Since its inception, Open Source Politics has placed great importance on including a wide audience in its missions. With this in mind, our teams strive to simplify the user experience and improve the accessibility of the platform. Open Source Politics also strives to adapt the communication of its platforms to different audiences. For our partners, we produce Easy to Read (FAL) content for users.
Decidim is a project that advocates for the creation of inclusive digital spaces. Features have been designed with this in mind. For example, the represented users allow an administrator to register a contribution "as" in order to make the contributions of people who are far from digital visible on the platform.
In order to fight against the gender bias introduced directly into the code, the Decidim association has set up the DecidmFemDev Program which grants scholarships to women and non-binary people wishing to contribute to the development of Decidim.
The example of Emmaus Solidarity
As an example, Open Source Politics helped EMMAÜS Solidarité to implement an internal consultation to determine the association's strategic orientations. The platform has 284 subscribers, 74 proposals and 12 meetings. In addition, EMMAUS Solidarity also launched two surveys: one for employees, volunteers and members, and one for the people it supports. In this spirit, the organisers used the " Represented User " feature during the meetings with supported persons. Our consultants participated in several of these meetings to assist in person the remote audiences who wished to contribute. The results provided a diverse input reflecting the different stakeholders of Emmäus and contributed to the development of the association's strategy for the period 2020-2025.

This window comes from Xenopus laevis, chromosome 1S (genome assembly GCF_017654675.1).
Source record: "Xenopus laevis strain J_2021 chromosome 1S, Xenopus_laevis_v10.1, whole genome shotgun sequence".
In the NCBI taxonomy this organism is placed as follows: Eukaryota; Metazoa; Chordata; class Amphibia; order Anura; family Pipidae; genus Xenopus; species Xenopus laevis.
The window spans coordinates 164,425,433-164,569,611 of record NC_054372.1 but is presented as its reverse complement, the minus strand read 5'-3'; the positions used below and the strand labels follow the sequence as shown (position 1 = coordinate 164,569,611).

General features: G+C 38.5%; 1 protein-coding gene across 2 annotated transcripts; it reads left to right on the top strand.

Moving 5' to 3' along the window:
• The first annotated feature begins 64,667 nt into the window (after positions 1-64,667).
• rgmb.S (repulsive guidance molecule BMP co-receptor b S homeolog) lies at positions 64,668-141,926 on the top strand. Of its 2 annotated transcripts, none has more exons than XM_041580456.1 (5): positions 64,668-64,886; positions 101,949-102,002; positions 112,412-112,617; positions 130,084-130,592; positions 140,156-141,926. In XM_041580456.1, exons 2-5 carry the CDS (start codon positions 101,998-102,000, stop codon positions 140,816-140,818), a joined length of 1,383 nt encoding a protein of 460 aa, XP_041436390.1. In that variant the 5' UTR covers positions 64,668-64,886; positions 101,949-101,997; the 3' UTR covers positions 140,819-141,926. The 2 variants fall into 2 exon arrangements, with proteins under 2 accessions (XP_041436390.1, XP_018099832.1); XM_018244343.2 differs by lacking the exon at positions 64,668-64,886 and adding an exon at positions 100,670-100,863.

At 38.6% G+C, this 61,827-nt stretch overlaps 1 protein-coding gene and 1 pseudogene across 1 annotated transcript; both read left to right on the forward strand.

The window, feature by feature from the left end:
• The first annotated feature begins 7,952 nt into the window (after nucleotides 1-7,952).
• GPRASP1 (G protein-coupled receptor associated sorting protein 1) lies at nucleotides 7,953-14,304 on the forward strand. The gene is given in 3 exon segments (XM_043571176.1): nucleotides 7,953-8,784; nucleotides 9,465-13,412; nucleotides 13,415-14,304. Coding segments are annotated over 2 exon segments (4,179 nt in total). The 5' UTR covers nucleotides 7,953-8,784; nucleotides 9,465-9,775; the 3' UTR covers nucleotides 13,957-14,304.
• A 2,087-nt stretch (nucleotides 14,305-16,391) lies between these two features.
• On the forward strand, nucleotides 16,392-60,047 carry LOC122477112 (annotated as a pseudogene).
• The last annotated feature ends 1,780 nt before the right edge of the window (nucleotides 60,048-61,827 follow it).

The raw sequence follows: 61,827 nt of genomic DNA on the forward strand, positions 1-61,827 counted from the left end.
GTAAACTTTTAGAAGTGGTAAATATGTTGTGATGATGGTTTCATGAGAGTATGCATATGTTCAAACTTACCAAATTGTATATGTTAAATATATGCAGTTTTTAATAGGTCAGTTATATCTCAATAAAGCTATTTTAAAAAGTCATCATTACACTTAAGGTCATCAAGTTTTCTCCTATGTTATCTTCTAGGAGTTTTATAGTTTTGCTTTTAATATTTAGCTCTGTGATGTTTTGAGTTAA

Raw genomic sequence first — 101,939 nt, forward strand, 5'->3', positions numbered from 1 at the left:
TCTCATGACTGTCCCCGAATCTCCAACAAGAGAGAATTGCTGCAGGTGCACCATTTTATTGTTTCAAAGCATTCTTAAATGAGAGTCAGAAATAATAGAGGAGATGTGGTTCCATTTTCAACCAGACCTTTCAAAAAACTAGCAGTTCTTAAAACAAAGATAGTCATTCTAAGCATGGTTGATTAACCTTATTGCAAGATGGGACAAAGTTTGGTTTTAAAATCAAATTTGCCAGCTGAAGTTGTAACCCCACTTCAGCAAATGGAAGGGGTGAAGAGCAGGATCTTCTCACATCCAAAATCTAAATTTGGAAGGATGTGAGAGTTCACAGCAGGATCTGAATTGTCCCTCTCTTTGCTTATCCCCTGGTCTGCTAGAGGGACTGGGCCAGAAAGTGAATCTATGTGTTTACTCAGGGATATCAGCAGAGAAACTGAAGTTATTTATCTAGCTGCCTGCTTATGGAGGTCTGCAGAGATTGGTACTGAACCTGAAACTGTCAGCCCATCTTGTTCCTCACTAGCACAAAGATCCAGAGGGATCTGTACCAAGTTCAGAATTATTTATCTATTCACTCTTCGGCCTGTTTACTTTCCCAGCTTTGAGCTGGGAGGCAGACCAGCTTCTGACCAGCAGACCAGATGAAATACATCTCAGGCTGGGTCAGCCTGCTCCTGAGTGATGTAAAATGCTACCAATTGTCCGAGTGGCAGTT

Digital inclusion, an eco-system of actors
10% of the French population expresses difficulties with the Internet, that's a lot!
Emma Ghariani, Co-director of the Mednum
Yes, it is! And this is why we at Open Source Politics have been members of La MedNum for several years, an SCIC in which the State is also a shareholder and which brings together inclusion professionals by co-organising Numérique en Commun[s] every year. Through our contact with this ecosystem, we learn a lot and we keep abreast of the services that are developing and that can provide solutions.
For its part, the public authorities are increasingly committed to digital inclusion. Public funds have increased tenfold in recent years, from a few hundred thousand euros to 250 million, making digital inclusion a social issue to which a large-scale response must be provided. Thanks to this, new projects are emerging and the inclusion ecosystem is developing. In particular, we can mention the #APTIC digital passes which allow the financing of training in thousands of third places in France and Aidants Connect, a State startup launched to assist people in difficulty with their online procedures. A rapid intervention kit contains numerous documents and aids to facilitate the support of people who are far from computers by digital mediation professionals.
Open Source Politics is proud to be part of this movement for an open and inclusive democracy.